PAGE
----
Eating more fruit and vegetables can substantially increase happiness levels

July 11, 2016, University of Warwick
Credit: Anna Langova/Public Domain

University of Warwick research indicates that eating more fruit and vegetables can substantially increase people's later happiness levels.

To be published shortly in the prestigious American Journal of Public Health, the study is one of the first major scientific attempts to explore psychological well-being beyond the traditional finding that and vegetables can reduce risk of cancer and heart attacks.

Happiness benefits were detected for each extra daily portion of fruit and vegetables up to 8 portions per day.

The researchers concluded that people who changed from almost no fruit and veg to eight portions of fruit and veg a day would experience an increase in life satisfaction equivalent to moving from unemployment to employment. The well-being improvements occurred within 24 months.

Cancer

The study followed more than 12,000 randomly selected people. These subjects kept food diaries and had their measured. The authors found large positive psychological benefits within two years of an improved diet.

Professor Andrew Oswald said: "Eating fruit and vegetables apparently boosts our happiness far more quickly than it improves human health. People's motivation to eat healthy food is weakened by the fact that physical-health benefits, such as protecting against cancer, accrue decades later. However, well-being improvements from increased consumption of fruit and vegetables are closer to immediate."

The work is a collaboration between the University of Warwick, England and the University of Queensland, Australia. The researchers found that happiness increased incrementally for each extra daily portion of fruit and vegetables up to eight portions per day. The study involved an examination of longitudinal of 12,385 randomly sampled Australian adults over 2007, 2009, and 2013 in the Household, Income, and Labour Dynamics in Australia Survey. The authors adjusted the effects on incident changes in happiness and for people's changing incomes and personal circumstances.

Western diet

The study has policy implications, particularly in the developed world where the typical citizen eats an unhealthy diet. The findings could be used by health professionals to persuade people to consume more fruits and vegetables.

Dr Redzo Mujcic, research fellow at the University of Queensland, said: "Perhaps our results will be more effective than traditional messages in convincing people to have a healthy diet. There is a psychological payoff now from fruit and vegetables—not just a lower health risk decades later."

The authors found that alterations in fruit and vegetable intake were predictive of later alterations in happiness and satisfaction with life. They took into account many other influences, including changes in people's incomes and life circumstances. One part of the study examined information from the Australian Go for 2&5 Campaign. The campaign was run in some Australian states which have promoted the consumption of two portions of fruit and five portions of each day.

Antioxidants

The academics think it may be possible eventually to link this study to current research into antioxidants which suggests a connection between optimism and carotenoid in the blood. However they argue that further research is needed in this area.

Explore further: Fruit and veggies pave the road to happiness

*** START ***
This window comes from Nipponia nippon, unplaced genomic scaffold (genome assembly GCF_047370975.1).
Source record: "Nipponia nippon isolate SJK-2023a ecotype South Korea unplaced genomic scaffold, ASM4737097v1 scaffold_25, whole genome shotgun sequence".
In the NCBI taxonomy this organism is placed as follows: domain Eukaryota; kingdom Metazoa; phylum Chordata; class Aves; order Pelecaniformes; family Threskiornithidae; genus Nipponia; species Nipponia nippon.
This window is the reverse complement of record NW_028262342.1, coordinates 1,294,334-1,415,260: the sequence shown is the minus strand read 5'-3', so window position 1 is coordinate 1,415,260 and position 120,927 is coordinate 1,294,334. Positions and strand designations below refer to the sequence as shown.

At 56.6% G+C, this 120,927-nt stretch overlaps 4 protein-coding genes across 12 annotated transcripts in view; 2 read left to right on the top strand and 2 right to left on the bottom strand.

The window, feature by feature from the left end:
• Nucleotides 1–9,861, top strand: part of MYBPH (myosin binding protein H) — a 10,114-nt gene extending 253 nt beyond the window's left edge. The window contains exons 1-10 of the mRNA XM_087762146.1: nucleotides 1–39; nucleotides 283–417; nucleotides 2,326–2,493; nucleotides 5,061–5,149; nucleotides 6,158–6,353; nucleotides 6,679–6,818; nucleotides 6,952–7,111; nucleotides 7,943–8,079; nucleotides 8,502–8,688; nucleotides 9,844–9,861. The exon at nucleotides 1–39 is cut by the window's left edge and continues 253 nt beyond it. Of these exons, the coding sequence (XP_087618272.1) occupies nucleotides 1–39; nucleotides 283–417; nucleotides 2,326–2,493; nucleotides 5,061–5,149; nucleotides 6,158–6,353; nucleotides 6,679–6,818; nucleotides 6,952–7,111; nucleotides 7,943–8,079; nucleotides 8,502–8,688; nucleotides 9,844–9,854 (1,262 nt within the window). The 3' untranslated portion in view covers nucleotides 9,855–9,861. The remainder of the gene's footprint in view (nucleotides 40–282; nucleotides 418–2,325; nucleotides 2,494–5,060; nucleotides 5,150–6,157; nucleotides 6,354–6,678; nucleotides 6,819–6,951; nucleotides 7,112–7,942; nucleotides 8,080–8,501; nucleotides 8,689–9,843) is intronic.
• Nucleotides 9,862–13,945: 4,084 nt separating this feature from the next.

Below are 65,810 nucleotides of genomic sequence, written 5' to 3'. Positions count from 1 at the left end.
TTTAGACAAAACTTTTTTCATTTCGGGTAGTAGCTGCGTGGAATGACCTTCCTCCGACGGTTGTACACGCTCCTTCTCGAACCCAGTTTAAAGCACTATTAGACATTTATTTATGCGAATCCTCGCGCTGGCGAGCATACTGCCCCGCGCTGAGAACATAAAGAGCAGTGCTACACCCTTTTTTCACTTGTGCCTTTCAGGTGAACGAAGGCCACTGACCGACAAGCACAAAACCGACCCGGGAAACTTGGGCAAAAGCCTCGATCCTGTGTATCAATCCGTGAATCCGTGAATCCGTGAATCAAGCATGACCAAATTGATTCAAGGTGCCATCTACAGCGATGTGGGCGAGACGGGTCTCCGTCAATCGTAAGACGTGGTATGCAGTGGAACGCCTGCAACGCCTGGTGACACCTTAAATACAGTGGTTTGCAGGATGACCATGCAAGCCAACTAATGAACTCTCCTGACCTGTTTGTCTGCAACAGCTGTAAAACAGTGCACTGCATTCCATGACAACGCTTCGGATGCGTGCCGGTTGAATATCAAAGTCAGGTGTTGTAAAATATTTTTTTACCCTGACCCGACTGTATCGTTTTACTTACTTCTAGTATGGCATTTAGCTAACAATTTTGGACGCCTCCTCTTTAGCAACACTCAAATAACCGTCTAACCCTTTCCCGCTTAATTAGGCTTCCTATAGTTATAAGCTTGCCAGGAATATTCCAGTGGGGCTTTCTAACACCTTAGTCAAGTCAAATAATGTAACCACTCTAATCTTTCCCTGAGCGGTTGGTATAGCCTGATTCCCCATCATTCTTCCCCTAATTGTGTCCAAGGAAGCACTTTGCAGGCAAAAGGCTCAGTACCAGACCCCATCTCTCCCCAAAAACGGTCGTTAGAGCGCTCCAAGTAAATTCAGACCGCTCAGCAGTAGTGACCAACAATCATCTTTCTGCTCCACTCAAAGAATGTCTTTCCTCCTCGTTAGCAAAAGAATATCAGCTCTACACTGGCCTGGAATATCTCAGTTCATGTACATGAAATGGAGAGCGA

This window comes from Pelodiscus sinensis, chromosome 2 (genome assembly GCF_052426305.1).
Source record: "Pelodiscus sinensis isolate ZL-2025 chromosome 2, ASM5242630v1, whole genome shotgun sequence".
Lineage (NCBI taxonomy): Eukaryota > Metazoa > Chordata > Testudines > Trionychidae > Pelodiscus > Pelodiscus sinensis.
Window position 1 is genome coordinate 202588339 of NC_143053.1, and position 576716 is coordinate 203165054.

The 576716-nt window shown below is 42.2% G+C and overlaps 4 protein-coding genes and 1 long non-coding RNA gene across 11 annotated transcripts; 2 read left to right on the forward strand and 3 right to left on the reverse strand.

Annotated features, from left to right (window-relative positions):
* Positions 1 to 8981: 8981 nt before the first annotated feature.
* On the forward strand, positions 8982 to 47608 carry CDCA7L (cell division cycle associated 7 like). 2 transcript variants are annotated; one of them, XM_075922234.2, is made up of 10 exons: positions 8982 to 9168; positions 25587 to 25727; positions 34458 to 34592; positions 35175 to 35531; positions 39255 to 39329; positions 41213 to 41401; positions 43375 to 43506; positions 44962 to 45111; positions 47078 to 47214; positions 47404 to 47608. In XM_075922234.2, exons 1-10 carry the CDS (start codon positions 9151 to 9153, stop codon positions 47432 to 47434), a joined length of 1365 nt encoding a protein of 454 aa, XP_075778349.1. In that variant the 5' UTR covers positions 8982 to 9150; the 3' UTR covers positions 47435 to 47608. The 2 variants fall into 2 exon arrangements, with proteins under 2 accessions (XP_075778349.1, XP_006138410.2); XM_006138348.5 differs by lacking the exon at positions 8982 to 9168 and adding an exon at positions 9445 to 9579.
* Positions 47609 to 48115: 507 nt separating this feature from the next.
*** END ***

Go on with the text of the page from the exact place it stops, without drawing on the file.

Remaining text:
More information: "Evolution of well-being and happiness after increases in the consumption of fruit and vegetables." American Journal of Public Health. ajph.aphapublications.org/doi/abs/10.2105/

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5 comments

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Gigel
not rated yet Jul 11, 2016
For those wondering, it seems that 1 portion of fresh fruit or vegetables = 80 g according to the Internet.
KBK
not rated yet Jul 11, 2016
Our issue is one of so called poverty and the way the western system is arranged. It makes it difficult for those in poverty to obtain anything but canned and prepped foods. People have forgotten to how to cook, and other such simplicities which used to be the cornerstone of the more simple low budget diet.

the fruit and vegetables have largely been priced out of their reach and their capacity to deal with, regarding cost and ability to prepare, store, etc. (see: toilet paper costs study for the poor vs well off)

As resource and fundamentals tied to crops, land, overtaxing, economies, etc....as all that has changed in demographic and overall considerations, we've lost the ability to reach the potential for an effective fruit and vegetable diet.

A odd thing..but it can be said with a certain level of accuracy: It used to be only the (western) poor who could afford to eat simply and well.

Nowadays, that has been turned on it's head.
Racklefratz
not rated yet Jul 11, 2016
A odd thing..but it can be said with a certain level of accuracy: It used to be only the (western) poor who could afford to eat simply and well. Nowadays, that has been turned on it's head.


It's the demorrhoid politicians who have "turned it on its head". They promise voters they'll "take care of them" and it never materializes. The poor keep believing the promises which never come, and keep voting for the same demorrhoid politicians who use them as a power base, and the voters never understand that they're being used. So it goes.
LifeBasedLogic
Jul 11, 2016
This comment has been removed by a moderator.
SusejDog
not rated yet Jul 11, 2016
The dumb editors couldn't even provide a working URL to the study. Here it is, with free full-text, and it works at this time: http://ajph.aphap...6.303260

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